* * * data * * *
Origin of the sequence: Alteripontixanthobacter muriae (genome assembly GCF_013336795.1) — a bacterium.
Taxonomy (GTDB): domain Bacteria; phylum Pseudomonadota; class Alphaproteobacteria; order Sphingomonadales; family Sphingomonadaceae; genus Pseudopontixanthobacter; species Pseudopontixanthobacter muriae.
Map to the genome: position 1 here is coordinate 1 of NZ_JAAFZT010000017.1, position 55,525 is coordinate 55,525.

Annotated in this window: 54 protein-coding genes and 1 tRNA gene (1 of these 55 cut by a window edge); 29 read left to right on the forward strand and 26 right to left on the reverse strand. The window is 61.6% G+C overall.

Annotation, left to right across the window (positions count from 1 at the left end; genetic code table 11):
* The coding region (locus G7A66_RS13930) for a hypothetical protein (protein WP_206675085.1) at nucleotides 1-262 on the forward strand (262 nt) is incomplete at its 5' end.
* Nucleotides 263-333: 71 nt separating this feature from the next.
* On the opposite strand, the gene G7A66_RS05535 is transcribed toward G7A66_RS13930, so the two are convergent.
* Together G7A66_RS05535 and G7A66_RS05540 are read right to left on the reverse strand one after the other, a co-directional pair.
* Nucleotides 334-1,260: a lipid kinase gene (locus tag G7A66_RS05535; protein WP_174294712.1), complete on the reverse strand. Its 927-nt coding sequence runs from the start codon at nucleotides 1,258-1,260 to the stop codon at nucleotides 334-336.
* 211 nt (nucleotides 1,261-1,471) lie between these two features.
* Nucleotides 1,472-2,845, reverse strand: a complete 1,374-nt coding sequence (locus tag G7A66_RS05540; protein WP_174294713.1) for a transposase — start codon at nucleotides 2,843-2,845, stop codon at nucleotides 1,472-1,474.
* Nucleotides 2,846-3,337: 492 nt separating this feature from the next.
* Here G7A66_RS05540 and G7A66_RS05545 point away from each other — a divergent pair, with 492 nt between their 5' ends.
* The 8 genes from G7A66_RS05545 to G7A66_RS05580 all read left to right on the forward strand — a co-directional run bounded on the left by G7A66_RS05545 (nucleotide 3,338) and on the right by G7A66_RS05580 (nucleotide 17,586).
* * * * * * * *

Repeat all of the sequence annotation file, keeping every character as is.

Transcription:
Origin of the sequence: Alteripontixanthobacter muriae (genome assembly GCF_013336795.1) — a bacterium.
Taxonomy (GTDB): domain Bacteria; phylum Pseudomonadota; class Alphaproteobacteria; order Sphingomonadales; family Sphingomonadaceae; genus Pseudopontixanthobacter; species Pseudopontixanthobacter muriae.
Map to the genome: position 1 here is coordinate 1 of NZ_JAAFZT010000017.1, position 55,525 is coordinate 55,525.

Annotated in this window: 54 protein-coding genes and 1 tRNA gene (1 of these 55 cut by a window edge); 29 read left to right on the forward strand and 26 right to left on the reverse strand. The window is 61.6% G+C overall.

Annotation, left to right across the window (positions count from 1 at the left end; genetic code table 11):
* The coding region (locus G7A66_RS13930) for a hypothetical protein (protein WP_206675085.1) at nucleotides 1-262 on the forward strand (262 nt) is incomplete at its 5' end.
* Nucleotides 263-333: 71 nt separating this feature from the next.
* On the opposite strand, the gene G7A66_RS05535 is transcribed toward G7A66_RS13930, so the two are convergent.
* Together G7A66_RS05535 and G7A66_RS05540 are read right to left on the reverse strand one after the other, a co-directional pair.
* Nucleotides 334-1,260: a lipid kinase gene (locus tag G7A66_RS05535; protein WP_174294712.1), complete on the reverse strand. Its 927-nt coding sequence runs from the start codon at nucleotides 1,258-1,260 to the stop codon at nucleotides 334-336.
* 211 nt (nucleotides 1,261-1,471) lie between these two features.
* Nucleotides 1,472-2,845, reverse strand: a complete 1,374-nt coding sequence (locus tag G7A66_RS05540; protein WP_174294713.1) for a transposase — start codon at nucleotides 2,843-2,845, stop codon at nucleotides 1,472-1,474.
* Nucleotides 2,846-3,337: 492 nt separating this feature from the next.
* Here G7A66_RS05540 and G7A66_RS05545 point away from each other — a divergent pair, with 492 nt between their 5' ends.
* The 8 genes from G7A66_RS05545 to G7A66_RS05580 all read left to right on the forward strand — a co-directional run bounded on the left by G7A66_RS05545 (nucleotide 3,338) and on the right by G7A66_RS05580 (nucleotide 17,586).